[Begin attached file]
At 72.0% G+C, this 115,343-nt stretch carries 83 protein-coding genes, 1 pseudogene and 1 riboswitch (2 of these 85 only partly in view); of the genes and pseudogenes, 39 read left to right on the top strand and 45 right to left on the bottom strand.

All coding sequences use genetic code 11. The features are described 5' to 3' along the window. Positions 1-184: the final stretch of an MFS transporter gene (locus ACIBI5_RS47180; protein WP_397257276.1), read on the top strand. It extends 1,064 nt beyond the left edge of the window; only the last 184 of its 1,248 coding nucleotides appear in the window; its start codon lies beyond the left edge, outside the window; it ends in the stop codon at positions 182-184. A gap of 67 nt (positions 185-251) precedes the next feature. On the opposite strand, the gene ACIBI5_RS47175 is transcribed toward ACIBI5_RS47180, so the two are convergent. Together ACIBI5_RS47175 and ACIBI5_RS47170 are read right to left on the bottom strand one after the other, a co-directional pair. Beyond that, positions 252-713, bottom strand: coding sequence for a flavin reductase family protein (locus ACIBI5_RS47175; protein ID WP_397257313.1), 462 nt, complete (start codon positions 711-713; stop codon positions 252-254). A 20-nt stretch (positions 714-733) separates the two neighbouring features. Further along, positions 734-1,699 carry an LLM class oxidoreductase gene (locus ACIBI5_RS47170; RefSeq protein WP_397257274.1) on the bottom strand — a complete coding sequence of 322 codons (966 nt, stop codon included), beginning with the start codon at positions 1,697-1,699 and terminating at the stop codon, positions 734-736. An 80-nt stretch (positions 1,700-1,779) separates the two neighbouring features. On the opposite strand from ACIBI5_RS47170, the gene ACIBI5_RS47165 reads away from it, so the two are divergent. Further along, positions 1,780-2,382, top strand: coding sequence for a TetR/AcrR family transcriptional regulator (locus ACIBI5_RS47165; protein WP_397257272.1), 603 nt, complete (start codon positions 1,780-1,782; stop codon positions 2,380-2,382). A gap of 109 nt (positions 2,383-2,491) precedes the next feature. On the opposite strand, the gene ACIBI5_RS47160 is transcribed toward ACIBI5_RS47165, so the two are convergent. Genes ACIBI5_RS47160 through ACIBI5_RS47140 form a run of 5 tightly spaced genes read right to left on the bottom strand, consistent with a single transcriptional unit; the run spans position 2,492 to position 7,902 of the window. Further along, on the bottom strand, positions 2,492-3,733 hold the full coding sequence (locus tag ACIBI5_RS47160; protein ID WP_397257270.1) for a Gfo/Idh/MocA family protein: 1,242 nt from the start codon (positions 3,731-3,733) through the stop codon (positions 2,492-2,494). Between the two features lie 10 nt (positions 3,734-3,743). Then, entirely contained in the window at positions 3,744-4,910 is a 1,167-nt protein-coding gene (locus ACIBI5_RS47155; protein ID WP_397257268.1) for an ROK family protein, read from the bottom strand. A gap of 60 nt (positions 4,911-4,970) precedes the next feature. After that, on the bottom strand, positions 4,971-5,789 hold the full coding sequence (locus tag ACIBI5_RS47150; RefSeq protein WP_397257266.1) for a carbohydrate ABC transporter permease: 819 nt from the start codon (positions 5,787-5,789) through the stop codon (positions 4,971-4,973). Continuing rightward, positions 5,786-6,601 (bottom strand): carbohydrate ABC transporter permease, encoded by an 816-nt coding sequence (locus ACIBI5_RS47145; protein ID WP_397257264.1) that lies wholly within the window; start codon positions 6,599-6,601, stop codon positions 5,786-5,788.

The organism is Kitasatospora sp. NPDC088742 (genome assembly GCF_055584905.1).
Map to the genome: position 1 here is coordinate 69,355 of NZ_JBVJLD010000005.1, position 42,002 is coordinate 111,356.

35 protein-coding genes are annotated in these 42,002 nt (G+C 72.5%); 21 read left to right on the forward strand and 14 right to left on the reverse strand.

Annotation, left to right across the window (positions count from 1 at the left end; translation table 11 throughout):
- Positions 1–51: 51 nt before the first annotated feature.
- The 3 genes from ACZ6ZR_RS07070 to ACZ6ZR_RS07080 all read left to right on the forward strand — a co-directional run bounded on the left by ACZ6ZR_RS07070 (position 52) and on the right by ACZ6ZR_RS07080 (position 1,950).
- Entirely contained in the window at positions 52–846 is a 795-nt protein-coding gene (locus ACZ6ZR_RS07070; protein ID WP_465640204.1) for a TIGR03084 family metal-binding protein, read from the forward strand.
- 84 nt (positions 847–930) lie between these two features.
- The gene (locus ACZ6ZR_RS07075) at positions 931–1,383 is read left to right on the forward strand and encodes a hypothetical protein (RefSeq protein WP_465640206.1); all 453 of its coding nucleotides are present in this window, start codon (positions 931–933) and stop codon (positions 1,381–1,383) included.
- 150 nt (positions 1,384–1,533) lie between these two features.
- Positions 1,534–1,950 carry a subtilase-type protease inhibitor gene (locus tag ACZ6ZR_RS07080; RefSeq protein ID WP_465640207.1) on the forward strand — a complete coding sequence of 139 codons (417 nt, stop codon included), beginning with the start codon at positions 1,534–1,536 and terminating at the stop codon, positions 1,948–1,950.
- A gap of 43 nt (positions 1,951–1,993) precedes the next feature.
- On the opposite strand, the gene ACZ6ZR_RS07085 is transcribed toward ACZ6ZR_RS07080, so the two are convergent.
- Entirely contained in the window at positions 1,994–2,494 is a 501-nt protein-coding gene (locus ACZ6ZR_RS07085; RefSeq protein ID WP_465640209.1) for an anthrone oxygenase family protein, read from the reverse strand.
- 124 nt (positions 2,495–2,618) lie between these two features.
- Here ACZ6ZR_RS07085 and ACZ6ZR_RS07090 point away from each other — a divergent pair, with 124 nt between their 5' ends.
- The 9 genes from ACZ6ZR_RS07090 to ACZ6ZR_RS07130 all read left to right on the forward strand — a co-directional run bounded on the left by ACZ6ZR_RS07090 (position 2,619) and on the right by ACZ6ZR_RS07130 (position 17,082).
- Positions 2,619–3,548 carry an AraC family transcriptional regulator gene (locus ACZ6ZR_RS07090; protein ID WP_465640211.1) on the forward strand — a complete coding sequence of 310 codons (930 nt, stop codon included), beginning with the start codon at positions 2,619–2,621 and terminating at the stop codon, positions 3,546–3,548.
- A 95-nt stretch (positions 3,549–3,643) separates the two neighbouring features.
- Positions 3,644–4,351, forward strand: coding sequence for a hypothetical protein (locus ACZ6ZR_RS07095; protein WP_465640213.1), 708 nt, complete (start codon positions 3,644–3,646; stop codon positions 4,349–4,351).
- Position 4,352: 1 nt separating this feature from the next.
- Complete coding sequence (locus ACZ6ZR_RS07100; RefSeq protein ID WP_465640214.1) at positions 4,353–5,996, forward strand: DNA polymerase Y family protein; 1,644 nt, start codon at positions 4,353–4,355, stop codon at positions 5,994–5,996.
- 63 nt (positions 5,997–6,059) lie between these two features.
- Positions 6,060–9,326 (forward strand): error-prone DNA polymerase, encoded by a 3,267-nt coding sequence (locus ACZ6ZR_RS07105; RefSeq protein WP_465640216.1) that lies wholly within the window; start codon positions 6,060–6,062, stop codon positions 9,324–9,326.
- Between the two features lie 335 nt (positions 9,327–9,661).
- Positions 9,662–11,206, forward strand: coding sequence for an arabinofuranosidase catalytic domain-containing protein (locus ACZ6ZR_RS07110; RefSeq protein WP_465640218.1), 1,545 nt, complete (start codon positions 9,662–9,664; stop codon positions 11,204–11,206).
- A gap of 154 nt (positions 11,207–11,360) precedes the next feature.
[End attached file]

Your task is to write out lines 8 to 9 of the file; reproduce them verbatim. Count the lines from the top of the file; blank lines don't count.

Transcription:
- The 3 genes from ACZ6ZR_RS07070 to ACZ6ZR_RS07080 all read left to right on the forward strand — a co-directional run bounded on the left by ACZ6ZR_RS07070 (position 52) and on the right by ACZ6ZR_RS07080 (position 1,950).
- Entirely contained in the window at positions 52–846 is a 795-nt protein-coding gene (locus ACZ6ZR_RS07070; protein ID WP_465640204.1) for a TIGR03084 family metal-binding protein, read from the forward strand.